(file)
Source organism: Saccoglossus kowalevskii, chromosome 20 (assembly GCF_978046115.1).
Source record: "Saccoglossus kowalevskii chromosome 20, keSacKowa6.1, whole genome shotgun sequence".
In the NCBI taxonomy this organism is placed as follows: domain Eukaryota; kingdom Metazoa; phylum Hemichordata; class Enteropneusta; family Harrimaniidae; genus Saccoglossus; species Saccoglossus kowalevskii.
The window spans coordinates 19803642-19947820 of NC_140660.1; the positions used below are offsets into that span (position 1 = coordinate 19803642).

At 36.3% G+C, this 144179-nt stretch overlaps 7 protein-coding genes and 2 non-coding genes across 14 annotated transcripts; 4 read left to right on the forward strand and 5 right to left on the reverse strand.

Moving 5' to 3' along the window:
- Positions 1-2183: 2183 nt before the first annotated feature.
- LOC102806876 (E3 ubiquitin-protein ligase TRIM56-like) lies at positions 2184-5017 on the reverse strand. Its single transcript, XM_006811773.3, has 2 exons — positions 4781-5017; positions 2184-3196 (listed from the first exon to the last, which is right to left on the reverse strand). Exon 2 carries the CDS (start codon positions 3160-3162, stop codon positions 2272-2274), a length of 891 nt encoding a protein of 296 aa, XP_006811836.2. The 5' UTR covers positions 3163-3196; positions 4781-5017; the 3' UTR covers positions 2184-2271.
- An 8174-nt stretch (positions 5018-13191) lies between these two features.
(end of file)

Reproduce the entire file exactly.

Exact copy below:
Source organism: Saccoglossus kowalevskii, chromosome 20 (assembly GCF_978046115.1).
Source record: "Saccoglossus kowalevskii chromosome 20, keSacKowa6.1, whole genome shotgun sequence".
In the NCBI taxonomy this organism is placed as follows: domain Eukaryota; kingdom Metazoa; phylum Hemichordata; class Enteropneusta; family Harrimaniidae; genus Saccoglossus; species Saccoglossus kowalevskii.
The window spans coordinates 19803642-19947820 of NC_140660.1; the positions used below are offsets into that span (position 1 = coordinate 19803642).

At 36.3% G+C, this 144179-nt stretch overlaps 7 protein-coding genes and 2 non-coding genes across 14 annotated transcripts; 4 read left to right on the forward strand and 5 right to left on the reverse strand.

Moving 5' to 3' along the window:
- Positions 1-2183: 2183 nt before the first annotated feature.
- LOC102806876 (E3 ubiquitin-protein ligase TRIM56-like) lies at positions 2184-5017 on the reverse strand. Its single transcript, XM_006811773.3, has 2 exons — positions 4781-5017; positions 2184-3196 (listed from the first exon to the last, which is right to left on the reverse strand). Exon 2 carries the CDS (start codon positions 3160-3162, stop codon positions 2272-2274), a length of 891 nt encoding a protein of 296 aa, XP_006811836.2. The 5' UTR covers positions 3163-3196; positions 4781-5017; the 3' UTR covers positions 2184-2271.
- An 8174-nt stretch (positions 5018-13191) lies between these two features.